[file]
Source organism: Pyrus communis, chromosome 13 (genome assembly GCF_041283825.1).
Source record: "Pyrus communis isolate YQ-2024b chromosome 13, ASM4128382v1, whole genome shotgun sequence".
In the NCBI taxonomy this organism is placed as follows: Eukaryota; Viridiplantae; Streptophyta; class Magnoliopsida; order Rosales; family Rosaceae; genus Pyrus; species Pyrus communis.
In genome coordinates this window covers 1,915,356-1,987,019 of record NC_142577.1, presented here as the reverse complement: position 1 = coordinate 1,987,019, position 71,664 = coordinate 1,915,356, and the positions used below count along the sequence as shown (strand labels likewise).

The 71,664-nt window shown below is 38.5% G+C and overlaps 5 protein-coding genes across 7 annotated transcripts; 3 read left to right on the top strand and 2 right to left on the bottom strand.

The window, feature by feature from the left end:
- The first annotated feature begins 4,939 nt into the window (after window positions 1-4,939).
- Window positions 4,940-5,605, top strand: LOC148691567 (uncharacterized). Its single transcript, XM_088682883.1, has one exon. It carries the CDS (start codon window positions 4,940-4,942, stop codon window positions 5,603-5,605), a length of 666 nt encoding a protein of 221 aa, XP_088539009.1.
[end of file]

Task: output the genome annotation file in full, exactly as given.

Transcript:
Source organism: Pyrus communis, chromosome 13 (genome assembly GCF_041283825.1).
Source record: "Pyrus communis isolate YQ-2024b chromosome 13, ASM4128382v1, whole genome shotgun sequence".
In the NCBI taxonomy this organism is placed as follows: Eukaryota; Viridiplantae; Streptophyta; class Magnoliopsida; order Rosales; family Rosaceae; genus Pyrus; species Pyrus communis.
In genome coordinates this window covers 1,915,356-1,987,019 of record NC_142577.1, presented here as the reverse complement: position 1 = coordinate 1,987,019, position 71,664 = coordinate 1,915,356, and the positions used below count along the sequence as shown (strand labels likewise).

The 71,664-nt window shown below is 38.5% G+C and overlaps 5 protein-coding genes across 7 annotated transcripts; 3 read left to right on the top strand and 2 right to left on the bottom strand.

The window, feature by feature from the left end:
- The first annotated feature begins 4,939 nt into the window (after window positions 1-4,939).
- Window positions 4,940-5,605, top strand: LOC148691567 (uncharacterized). Its single transcript, XM_088682883.1, has one exon. It carries the CDS (start codon window positions 4,940-4,942, stop codon window positions 5,603-5,605), a length of 666 nt encoding a protein of 221 aa, XP_088539009.1.